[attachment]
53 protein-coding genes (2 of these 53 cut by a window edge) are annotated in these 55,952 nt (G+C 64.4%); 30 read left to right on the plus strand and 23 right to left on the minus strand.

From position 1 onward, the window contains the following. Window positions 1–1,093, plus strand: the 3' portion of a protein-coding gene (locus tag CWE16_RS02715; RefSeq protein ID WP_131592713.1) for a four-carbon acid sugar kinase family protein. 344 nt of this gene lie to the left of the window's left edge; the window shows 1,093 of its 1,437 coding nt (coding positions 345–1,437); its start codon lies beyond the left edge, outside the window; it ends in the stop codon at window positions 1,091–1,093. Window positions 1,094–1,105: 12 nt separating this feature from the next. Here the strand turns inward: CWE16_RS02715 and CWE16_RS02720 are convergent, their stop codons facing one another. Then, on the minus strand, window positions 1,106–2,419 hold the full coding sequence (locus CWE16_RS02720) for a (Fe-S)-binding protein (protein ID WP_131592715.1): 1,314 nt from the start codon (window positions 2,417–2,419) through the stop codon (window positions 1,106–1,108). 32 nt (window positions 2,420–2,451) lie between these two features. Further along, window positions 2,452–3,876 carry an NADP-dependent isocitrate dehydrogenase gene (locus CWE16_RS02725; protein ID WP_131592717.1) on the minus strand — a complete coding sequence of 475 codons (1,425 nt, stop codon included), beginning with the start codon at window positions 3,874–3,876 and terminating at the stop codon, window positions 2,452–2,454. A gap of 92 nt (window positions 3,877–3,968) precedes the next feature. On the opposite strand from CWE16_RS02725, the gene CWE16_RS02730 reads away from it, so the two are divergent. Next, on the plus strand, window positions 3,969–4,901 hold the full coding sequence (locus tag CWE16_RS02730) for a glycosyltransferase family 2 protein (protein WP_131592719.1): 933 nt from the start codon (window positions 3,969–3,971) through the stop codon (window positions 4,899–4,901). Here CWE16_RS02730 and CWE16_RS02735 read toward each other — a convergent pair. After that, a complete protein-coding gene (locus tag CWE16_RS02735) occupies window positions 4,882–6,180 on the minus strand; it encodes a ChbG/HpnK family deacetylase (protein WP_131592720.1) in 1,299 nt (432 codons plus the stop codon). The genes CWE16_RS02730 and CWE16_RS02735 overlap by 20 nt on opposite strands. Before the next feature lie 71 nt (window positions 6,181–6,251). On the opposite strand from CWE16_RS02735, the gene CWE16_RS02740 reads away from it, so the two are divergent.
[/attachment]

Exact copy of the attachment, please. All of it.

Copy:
53 protein-coding genes (2 of these 53 cut by a window edge) are annotated in these 55,952 nt (G+C 64.4%); 30 read left to right on the plus strand and 23 right to left on the minus strand.

From position 1 onward, the window contains the following. Window positions 1–1,093, plus strand: the 3' portion of a protein-coding gene (locus tag CWE16_RS02715; RefSeq protein ID WP_131592713.1) for a four-carbon acid sugar kinase family protein. 344 nt of this gene lie to the left of the window's left edge; the window shows 1,093 of its 1,437 coding nt (coding positions 345–1,437); its start codon lies beyond the left edge, outside the window; it ends in the stop codon at window positions 1,091–1,093. Window positions 1,094–1,105: 12 nt separating this feature from the next. Here the strand turns inward: CWE16_RS02715 and CWE16_RS02720 are convergent, their stop codons facing one another. Then, on the minus strand, window positions 1,106–2,419 hold the full coding sequence (locus CWE16_RS02720) for a (Fe-S)-binding protein (protein ID WP_131592715.1): 1,314 nt from the start codon (window positions 2,417–2,419) through the stop codon (window positions 1,106–1,108). 32 nt (window positions 2,420–2,451) lie between these two features. Further along, window positions 2,452–3,876 carry an NADP-dependent isocitrate dehydrogenase gene (locus CWE16_RS02725; protein ID WP_131592717.1) on the minus strand — a complete coding sequence of 475 codons (1,425 nt, stop codon included), beginning with the start codon at window positions 3,874–3,876 and terminating at the stop codon, window positions 2,452–2,454. A gap of 92 nt (window positions 3,877–3,968) precedes the next feature. On the opposite strand from CWE16_RS02725, the gene CWE16_RS02730 reads away from it, so the two are divergent. Next, on the plus strand, window positions 3,969–4,901 hold the full coding sequence (locus tag CWE16_RS02730) for a glycosyltransferase family 2 protein (protein WP_131592719.1): 933 nt from the start codon (window positions 3,969–3,971) through the stop codon (window positions 4,899–4,901). Here CWE16_RS02730 and CWE16_RS02735 read toward each other — a convergent pair. After that, a complete protein-coding gene (locus tag CWE16_RS02735) occupies window positions 4,882–6,180 on the minus strand; it encodes a ChbG/HpnK family deacetylase (protein WP_131592720.1) in 1,299 nt (432 codons plus the stop codon). The genes CWE16_RS02730 and CWE16_RS02735 overlap by 20 nt on opposite strands. Before the next feature lie 71 nt (window positions 6,181–6,251). On the opposite strand from CWE16_RS02735, the gene CWE16_RS02740 reads away from it, so the two are divergent.